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Dev Biol. 2016 Nov 15;419(2):298-310. doi: 10.1016/j.ydbio.2016.09.004. Epub 2016 Sep 6.

Patterning of papillae on the mouse tongue: A system for the quantitative assessment of planar cell polarity signaling.

Author information

1
Department of Molecular Biology and Genetics, Johns Hopkins University School of Medicine, Baltimore, MD, USA; Howard Hughes Medical Institute, Johns Hopkins University School of Medicine, Baltimore, MD, USA.
2
Department of Molecular Biology and Genetics, Johns Hopkins University School of Medicine, Baltimore, MD, USA.
3
Department of Neurology, University of Iowa, Roy J. and Lucille A. Carver College of Medicine, Iowa City, IA, USA; Department of Pediatrics, University of Iowa, Roy J. and Lucille A. Carver College of Medicine, Iowa City, IA, USA.
4
Institute of Neuroscience, University of Louvain Medical School and WELBIO, B1200 Brussels, Belgium.
5
Department of Molecular Biology and Genetics, Johns Hopkins University School of Medicine, Baltimore, MD, USA; Howard Hughes Medical Institute, Johns Hopkins University School of Medicine, Baltimore, MD, USA; Department of Neuroscience, Johns Hopkins University School of Medicine, Baltimore, MD, USA; Department of Ophthalmology, Johns Hopkins University School of Medicine, Baltimore, MD, USA. Electronic address: jnathans@jhmi.edu.

Abstract

The dorsal surface of the mouse tongue is covered by ~7000 papillae, asymmetric epithelial protrusions that are precisely oriented to create a stereotyped macroscopic pattern. Within the context of this large-scale pattern, neighboring papillae exhibit a high degree of local order that minimizes the differences in their orientations. We show here that the orientations of lingual papillae are under the control of the core planar cell polarity (PCP) genes Vangl1, Vangl2, and Celsr1. Using K14-Cre and Nkx2.5-Cre to induce conditional knockout of Vangl1 and/or Vangl2 in the tongue epithelium, we observe more severe disruptions to local order among papillae with inactivation of larger numbers of Vangl genes, a greater role for Vangl2 than Vangl1, and a more severe phenotype with the Vangl2 Looptail (Lp) allele than the Vangl2 null allele, consistent with a dominant negative mode of action of the Vangl2Lp allele. Interestingly, Celsr1-/- tongues show disruption of both local and global order, with many papillae in the anterior tongue showing a reversed orientation. To quantify each of these phenotypes, we have developed and applied three procedures for sampling the orientations of papillae and assessing the degree of order on different spatial scales. The experiments reported here establish the dorsal surface of the mouse tongue as a favorable system for studying PCP control of epithelial patterning.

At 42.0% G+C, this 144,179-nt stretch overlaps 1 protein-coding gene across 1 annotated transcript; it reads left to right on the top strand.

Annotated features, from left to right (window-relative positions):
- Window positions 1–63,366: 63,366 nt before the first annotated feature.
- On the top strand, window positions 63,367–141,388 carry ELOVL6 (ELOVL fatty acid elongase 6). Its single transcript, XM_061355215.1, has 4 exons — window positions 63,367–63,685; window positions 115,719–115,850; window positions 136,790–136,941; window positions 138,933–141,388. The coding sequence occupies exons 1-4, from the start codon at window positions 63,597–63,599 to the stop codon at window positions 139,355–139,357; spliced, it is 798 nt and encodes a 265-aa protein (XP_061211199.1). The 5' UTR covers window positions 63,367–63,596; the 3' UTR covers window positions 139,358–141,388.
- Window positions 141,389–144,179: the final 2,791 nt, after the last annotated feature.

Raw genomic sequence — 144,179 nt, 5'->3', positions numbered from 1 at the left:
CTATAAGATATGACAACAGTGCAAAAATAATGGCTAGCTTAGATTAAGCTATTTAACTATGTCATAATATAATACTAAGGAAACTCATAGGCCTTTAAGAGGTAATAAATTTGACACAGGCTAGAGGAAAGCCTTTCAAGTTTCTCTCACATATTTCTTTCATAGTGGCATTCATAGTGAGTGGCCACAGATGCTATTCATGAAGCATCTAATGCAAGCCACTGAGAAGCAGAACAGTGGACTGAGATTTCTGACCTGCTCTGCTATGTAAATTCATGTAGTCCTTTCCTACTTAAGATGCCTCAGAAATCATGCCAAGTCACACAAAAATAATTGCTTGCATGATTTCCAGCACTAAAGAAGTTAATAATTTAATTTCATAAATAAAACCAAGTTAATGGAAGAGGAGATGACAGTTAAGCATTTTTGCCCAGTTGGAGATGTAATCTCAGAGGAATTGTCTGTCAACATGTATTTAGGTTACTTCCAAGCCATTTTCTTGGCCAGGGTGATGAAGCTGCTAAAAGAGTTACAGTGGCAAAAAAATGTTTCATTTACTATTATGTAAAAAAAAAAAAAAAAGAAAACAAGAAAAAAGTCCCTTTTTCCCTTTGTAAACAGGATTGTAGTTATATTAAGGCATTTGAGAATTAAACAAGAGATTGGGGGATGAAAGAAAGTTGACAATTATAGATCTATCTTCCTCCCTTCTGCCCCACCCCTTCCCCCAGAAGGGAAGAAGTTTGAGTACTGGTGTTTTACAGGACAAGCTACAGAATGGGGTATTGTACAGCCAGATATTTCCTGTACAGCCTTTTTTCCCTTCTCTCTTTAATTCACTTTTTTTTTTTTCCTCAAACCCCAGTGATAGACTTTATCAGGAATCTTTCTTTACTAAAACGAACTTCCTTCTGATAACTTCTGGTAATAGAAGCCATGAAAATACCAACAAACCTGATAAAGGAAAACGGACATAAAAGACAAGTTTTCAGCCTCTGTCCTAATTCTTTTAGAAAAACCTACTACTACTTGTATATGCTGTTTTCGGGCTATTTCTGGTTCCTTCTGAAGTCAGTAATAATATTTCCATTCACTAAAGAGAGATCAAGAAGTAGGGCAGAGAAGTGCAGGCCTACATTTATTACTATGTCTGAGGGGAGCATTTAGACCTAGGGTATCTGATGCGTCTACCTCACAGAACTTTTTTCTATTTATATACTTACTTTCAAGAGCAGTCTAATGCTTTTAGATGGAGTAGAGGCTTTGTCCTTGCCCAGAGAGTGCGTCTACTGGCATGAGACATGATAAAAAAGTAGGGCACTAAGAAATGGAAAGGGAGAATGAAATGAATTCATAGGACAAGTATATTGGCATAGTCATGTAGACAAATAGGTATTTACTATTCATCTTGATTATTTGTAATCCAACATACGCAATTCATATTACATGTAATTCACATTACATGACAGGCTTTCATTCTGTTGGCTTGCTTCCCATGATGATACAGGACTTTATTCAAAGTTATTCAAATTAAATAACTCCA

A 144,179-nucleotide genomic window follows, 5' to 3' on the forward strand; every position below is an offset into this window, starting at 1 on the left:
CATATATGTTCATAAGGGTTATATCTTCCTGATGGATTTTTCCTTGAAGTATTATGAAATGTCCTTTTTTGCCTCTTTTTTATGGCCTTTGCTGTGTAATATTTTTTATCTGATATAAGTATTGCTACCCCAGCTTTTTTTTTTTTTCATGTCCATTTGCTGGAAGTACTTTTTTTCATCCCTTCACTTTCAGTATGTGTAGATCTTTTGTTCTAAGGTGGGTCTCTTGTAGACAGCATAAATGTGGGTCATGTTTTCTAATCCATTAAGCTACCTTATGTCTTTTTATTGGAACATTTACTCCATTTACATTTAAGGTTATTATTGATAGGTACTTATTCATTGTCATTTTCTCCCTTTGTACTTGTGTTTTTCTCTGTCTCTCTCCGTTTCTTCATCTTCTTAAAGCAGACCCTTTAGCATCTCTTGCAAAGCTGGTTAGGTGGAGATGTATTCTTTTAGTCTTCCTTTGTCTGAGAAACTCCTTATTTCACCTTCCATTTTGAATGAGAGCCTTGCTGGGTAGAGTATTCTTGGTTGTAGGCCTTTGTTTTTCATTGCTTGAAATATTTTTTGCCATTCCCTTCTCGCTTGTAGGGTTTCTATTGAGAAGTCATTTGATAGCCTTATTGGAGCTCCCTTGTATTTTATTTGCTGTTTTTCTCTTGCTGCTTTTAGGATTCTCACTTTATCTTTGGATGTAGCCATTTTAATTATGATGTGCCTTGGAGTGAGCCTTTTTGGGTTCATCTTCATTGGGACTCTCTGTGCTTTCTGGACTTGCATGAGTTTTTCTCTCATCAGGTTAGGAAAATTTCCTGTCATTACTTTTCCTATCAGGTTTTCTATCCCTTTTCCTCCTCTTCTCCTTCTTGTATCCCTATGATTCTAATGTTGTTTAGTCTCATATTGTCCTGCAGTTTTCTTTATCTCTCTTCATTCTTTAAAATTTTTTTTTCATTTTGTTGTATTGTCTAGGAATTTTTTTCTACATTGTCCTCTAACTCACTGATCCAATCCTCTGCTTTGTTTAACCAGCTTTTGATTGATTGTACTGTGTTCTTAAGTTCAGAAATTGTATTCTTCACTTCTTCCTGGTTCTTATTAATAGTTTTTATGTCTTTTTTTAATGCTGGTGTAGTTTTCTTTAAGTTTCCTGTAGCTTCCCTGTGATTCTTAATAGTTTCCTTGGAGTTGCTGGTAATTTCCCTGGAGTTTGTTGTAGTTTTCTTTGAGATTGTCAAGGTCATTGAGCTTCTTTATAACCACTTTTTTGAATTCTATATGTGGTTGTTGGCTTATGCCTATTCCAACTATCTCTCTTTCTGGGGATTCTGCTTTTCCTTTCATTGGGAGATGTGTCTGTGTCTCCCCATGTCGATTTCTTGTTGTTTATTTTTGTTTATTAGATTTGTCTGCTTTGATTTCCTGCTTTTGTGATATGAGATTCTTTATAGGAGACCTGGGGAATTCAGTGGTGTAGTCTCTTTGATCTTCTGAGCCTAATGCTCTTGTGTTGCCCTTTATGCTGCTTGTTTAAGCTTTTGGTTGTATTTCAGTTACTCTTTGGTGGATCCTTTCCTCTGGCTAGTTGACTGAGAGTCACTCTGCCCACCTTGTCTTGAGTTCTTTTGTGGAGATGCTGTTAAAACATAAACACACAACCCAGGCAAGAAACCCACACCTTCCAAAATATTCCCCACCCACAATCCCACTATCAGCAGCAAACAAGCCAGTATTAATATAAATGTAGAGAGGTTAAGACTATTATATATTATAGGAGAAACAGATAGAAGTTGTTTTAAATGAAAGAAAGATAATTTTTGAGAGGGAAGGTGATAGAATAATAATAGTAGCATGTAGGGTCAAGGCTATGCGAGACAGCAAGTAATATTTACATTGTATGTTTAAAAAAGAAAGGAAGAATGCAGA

KEYWORDS:

Epithelial polarity; Papillae; Patterning; Planar cell polarity

PMID:
27612405
DOI:
10.1016/j.ydbio.2016.09.004
[Indexed for MEDLINE]
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